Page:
Freedom of the Press

Jamaica

Jamaica

Freedom of the Press 2014

2014 Scores

Press Status

Free

Press Freedom Score
(0 = best, 100 = worst)

17

Political Environment
(0 = best, 40 = worst)

8

Economic Environment
(0 = best, 30 = worst)

6

The constitution provides for freedoms of expression and the press, and the government generally respects these rights. In November 2013, Parliament approved a new Defamation Act, abolishing criminal libel and replacing both the 1961 Defamation Act and the 1851 Libel and Slander Act. In addition to reducing the time limit for filing a civil defamation suit from six years to two, the new legislation eliminated the distinction between libel and slander and established a single cause of legal action to be known as defamation. The law also introduced a provision that removes liability from media houses that innocently disseminate content from a reputable source.

A parliamentary committee submitted recommendations in 2011 to repeal the Official Secrets Act, which has served as an obstacle to the effective implementation of the 2002 Access to Information Act and the 2011 Protected Disclosures Act, which protects whistle-blowers. Nevertheless, no progress was made on the recommendations during 2013, and the Official Secrets Act remained on the books. In practice, journalists’ attempts to access official information are often met with bureaucratic delays.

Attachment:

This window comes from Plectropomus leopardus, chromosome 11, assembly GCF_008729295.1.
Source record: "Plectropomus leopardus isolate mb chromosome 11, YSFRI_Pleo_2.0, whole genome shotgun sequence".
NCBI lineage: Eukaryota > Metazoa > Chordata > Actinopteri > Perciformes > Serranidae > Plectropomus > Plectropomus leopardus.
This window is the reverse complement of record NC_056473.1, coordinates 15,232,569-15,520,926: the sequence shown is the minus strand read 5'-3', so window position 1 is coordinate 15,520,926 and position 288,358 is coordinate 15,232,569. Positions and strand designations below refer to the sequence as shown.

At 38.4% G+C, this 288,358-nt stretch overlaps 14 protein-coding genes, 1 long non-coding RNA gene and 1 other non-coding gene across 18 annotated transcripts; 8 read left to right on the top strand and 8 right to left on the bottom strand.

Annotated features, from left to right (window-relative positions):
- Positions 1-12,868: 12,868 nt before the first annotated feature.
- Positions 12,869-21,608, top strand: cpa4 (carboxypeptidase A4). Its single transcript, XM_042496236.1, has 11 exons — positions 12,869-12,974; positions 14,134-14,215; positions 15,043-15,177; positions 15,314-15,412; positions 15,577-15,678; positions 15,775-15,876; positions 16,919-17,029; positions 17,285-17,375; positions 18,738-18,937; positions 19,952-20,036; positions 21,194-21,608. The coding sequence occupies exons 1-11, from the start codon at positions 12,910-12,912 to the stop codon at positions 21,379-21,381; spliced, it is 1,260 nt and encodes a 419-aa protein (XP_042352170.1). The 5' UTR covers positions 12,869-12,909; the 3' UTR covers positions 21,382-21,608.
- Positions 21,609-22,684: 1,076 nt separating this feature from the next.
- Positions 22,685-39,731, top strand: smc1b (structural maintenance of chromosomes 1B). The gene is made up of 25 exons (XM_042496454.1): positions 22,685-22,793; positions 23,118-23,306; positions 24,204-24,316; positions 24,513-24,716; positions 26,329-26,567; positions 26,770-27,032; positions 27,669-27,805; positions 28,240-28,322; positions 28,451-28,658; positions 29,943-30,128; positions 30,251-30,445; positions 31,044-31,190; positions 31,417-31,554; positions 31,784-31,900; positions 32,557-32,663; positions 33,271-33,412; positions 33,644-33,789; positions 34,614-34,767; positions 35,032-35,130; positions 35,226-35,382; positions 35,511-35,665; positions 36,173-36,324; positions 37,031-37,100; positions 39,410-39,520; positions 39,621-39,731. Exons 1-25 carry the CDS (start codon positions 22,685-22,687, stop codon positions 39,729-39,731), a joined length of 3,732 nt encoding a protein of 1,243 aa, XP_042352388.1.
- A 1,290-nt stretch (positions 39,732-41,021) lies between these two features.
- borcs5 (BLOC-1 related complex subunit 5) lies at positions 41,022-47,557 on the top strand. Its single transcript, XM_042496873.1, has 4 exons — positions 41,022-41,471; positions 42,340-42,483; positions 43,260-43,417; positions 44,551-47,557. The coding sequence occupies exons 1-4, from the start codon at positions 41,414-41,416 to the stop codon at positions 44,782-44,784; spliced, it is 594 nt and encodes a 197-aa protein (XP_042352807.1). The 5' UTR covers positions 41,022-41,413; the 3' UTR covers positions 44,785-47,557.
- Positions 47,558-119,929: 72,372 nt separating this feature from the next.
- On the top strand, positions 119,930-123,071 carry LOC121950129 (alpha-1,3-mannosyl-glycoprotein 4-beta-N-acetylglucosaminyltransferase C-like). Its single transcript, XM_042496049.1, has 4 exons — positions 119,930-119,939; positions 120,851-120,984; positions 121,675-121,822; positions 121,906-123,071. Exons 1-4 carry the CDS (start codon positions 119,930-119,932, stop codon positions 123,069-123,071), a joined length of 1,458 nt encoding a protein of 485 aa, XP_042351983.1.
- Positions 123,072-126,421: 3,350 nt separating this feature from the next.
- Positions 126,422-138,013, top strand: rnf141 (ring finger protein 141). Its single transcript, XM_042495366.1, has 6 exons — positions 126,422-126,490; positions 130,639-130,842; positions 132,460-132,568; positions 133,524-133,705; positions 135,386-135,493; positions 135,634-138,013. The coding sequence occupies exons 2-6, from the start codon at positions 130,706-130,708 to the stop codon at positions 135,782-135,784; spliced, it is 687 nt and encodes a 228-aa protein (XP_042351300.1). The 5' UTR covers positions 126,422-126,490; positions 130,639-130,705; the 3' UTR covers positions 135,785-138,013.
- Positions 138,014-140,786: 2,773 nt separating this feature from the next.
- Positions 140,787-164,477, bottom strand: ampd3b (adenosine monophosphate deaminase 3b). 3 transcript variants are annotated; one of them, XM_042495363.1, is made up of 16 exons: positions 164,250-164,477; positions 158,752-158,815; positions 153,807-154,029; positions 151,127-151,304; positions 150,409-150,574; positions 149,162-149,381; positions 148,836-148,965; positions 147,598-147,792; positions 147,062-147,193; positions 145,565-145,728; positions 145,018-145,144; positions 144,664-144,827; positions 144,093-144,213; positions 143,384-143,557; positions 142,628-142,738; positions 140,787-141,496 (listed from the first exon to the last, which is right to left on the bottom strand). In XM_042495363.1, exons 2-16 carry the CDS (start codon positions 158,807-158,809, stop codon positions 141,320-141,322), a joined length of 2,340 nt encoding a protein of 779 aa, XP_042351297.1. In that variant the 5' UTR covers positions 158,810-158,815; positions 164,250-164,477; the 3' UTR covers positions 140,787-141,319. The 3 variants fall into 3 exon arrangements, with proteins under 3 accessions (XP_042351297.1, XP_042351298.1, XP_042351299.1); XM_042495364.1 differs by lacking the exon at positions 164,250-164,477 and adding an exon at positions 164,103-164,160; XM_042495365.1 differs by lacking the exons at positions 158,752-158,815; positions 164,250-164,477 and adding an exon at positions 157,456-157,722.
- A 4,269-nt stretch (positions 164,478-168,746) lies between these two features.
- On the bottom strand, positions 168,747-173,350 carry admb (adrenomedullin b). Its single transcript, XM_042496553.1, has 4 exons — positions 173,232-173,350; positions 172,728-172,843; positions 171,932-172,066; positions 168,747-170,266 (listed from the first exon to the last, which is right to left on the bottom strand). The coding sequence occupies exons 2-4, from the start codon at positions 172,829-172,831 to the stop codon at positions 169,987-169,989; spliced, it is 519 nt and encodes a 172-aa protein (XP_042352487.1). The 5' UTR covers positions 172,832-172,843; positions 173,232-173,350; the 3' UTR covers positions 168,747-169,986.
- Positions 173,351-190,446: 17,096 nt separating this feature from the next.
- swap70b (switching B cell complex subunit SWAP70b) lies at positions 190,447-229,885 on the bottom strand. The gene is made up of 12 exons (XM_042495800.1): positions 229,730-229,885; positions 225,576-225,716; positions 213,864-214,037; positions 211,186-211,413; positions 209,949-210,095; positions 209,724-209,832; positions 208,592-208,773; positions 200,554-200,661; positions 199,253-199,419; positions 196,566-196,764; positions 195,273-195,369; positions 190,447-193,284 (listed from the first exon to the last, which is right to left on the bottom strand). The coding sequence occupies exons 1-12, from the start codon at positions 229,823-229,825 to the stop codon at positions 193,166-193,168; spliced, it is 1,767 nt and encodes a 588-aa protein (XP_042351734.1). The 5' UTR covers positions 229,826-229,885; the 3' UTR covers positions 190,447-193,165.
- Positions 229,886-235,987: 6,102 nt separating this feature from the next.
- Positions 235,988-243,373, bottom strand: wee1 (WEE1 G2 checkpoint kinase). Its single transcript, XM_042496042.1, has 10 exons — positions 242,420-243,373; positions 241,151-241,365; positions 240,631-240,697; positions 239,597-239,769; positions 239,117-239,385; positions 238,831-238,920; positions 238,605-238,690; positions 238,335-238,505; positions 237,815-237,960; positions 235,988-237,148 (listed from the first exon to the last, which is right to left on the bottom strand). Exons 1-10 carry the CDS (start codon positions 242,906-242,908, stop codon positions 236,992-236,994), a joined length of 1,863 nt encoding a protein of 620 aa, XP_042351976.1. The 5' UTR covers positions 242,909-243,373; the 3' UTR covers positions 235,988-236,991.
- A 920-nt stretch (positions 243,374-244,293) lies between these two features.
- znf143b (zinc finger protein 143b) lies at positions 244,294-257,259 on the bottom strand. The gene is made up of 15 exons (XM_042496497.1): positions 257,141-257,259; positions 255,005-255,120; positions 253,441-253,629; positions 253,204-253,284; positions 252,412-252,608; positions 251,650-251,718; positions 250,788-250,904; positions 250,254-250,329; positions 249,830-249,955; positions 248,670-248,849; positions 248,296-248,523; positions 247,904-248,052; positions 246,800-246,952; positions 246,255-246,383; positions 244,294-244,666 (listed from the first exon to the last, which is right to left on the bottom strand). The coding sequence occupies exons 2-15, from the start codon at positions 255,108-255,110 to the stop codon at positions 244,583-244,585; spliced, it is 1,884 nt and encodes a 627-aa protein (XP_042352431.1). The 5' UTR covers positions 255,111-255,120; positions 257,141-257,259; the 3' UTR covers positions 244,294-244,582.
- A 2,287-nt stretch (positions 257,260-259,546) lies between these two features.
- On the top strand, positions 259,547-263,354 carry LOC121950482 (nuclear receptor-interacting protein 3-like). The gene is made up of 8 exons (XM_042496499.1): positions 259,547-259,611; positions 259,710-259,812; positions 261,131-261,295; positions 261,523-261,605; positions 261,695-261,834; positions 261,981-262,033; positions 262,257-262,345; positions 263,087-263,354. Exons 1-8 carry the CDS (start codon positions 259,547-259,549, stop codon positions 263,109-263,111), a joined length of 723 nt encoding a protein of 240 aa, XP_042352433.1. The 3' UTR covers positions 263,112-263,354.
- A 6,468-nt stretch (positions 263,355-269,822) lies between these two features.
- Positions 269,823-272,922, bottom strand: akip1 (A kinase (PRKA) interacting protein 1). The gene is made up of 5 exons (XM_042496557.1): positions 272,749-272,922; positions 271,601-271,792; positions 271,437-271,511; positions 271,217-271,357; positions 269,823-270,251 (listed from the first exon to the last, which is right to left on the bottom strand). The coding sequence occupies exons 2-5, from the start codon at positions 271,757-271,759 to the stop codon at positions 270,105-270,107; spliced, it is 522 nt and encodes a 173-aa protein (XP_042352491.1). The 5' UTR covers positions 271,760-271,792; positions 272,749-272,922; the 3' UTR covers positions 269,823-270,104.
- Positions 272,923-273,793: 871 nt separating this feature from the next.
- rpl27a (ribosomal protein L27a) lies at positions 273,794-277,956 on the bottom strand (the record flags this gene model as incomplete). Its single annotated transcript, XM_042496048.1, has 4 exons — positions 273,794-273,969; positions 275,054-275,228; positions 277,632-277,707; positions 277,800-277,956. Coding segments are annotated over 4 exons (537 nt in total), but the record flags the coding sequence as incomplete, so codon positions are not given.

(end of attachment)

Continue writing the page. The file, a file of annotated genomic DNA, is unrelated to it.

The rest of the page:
Journalists and media outlets face occasional threats from both state and nonstate actors, but there were no reports of attacks or physical harassment in 2013. Some reporters practice self-censorship and avoid covering sensitive topics.

Jamaica has two national daily newspapers and a daily afternoon tabloid. There are a number of other national and regional periodicals serving a variety of sectors and interests, as well as more than 20 radio stations, 3 terrestrial television stations, and over 40 cable networks with multiple channels. The majority of media outlets are privately owned and offer a range of news and commentary. The authorities impose no restrictions on the internet, which was accessed by 39 percent of the population in 2013.